Denby, like most cinephiles (and old people), is not a platform agnostic. He doesn't like how the iPod rides up and down on his stomach when he's watching a movie. And holding it away from his body makes his arm tired. And his eyes hurt to focus. Besides, he's got better options.
"At the house of my friend Harry Pearson, I watched movies on what must be close to the ultimate home-theatre system, a setup priced at two hundred thousand dollars."
So, Mr. Denby, when I start my internship, I'm going to be polite at first. I'll swing by your office and be, like, yeah, no frigging way can we dispense with the Western canon. Nothing about Anthony Lane being funnier. But then...I'm going to get a little more insistent.

Let me put it out there right now: I'll watch whatever you guys are watching. I'll be really quiet. And I will bring the Stroh's.

Talk of platform agnosticism at journalism school is appropriate: the newspaper god is ailing, and journalists have begun to hedge their bets. We take something called Multiplatform Journalism (the 'multi' means print, audio, video, and online), which will help me a tonne when I give up on slackjawed Joe Public and go into advertising.

Dorky Times publisher Arthur Sulzberger, Jr., who carries a stuffed toy moose around, also describes himself as a platform agnostic.

Still working on the link between the two.

Originally published on Jan 22, 2007

13 March 2014

New do for summer

Is that hairline getting a little high on the sides? No—can't be.

That's me with Aeisha, my Iraqi barberess. Her shop on 4th Ave. (not a salon, as you can see by the Barbasol receptacle at bottom right) is one of the few places in Vancouver where you can still get the hot-shaving-cream-and-straight-razor treatment, although, to be honest, you can do better in five minutes with your Sensor and some intention. She says some guys make jokes about Iraq while she's scraping their throats with the razor. Reckless, say I.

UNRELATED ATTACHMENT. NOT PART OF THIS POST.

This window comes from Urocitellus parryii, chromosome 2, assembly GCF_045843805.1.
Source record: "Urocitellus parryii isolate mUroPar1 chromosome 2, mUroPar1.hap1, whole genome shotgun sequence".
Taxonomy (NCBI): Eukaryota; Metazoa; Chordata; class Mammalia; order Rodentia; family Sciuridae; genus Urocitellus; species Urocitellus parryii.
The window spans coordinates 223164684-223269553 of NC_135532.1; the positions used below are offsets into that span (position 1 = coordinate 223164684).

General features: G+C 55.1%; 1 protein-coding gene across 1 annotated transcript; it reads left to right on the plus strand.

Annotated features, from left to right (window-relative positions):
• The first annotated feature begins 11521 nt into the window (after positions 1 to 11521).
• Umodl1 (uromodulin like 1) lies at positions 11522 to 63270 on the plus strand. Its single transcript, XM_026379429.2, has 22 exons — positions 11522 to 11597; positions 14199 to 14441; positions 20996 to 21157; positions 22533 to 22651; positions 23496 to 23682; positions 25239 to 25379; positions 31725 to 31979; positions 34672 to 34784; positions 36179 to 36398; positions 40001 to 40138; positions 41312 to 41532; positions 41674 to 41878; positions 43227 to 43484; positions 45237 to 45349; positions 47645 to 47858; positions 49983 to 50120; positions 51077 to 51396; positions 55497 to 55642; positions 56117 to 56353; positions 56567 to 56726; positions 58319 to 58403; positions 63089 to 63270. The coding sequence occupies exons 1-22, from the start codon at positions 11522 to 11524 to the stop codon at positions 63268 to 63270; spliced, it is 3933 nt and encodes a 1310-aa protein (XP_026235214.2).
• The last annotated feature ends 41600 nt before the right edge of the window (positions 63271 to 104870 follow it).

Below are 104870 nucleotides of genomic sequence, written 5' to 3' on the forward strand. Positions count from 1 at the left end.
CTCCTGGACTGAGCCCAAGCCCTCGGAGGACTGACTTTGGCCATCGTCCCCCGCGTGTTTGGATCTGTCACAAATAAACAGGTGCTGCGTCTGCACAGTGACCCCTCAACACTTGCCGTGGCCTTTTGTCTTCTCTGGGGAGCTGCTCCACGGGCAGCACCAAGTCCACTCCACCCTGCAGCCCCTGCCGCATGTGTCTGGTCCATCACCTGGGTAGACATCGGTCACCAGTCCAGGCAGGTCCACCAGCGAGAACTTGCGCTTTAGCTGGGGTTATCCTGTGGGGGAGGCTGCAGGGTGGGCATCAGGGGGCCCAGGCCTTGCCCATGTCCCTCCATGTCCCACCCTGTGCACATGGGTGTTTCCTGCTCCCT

The reason for the grooming is my temporary leap up the blogging food chain. Today I—drum roll set off in em dashes, please—started a summer internship at Emdashes, which is, as I explained to my family, the Internet's première site about The New Yorker. In no time, I'm sure, Mom will be telling everyone at work that I got a job at the magazine, an elision we should discourage.

I'm working from Vancouver, so the haircut isn't strictly necessary—Emdashes is based in NYC—but with a Kerouackian huzzah and a fit of '20s optimism I decided to make an offering of sideburns to the writing gods. You'll be the first to know how it goes. God, 'Kerouackian' has got to be my favorite name-based adjective.

I spent way too long labouring over my introduction, which, it's not hard to see, comes over as a weak slider for a ball. Give me time, though; it's a comfort zone thing.

Extra listening
Now that we're on the subject, Jack Kerouac reading from "On the Road," in a way both cool and strangely not—your call.

Harry Crosby reading John Updike's "On the Sidewalk," a spot-on Kerouac spoof first published, I believe, in The New Yorker. (I've got it in "Fierce Pajamas" a humor anthology edited by David Remnick and Henry Finder.)

Originally published on May 10, 2007

Into the chalk

John McPhee, who inadvertently screwed up Tom's writing career, returns this week in an absorbing wander through the Cretaceous chalk of England, France, and the Netherlands: "Season on the Chalk" (March 12).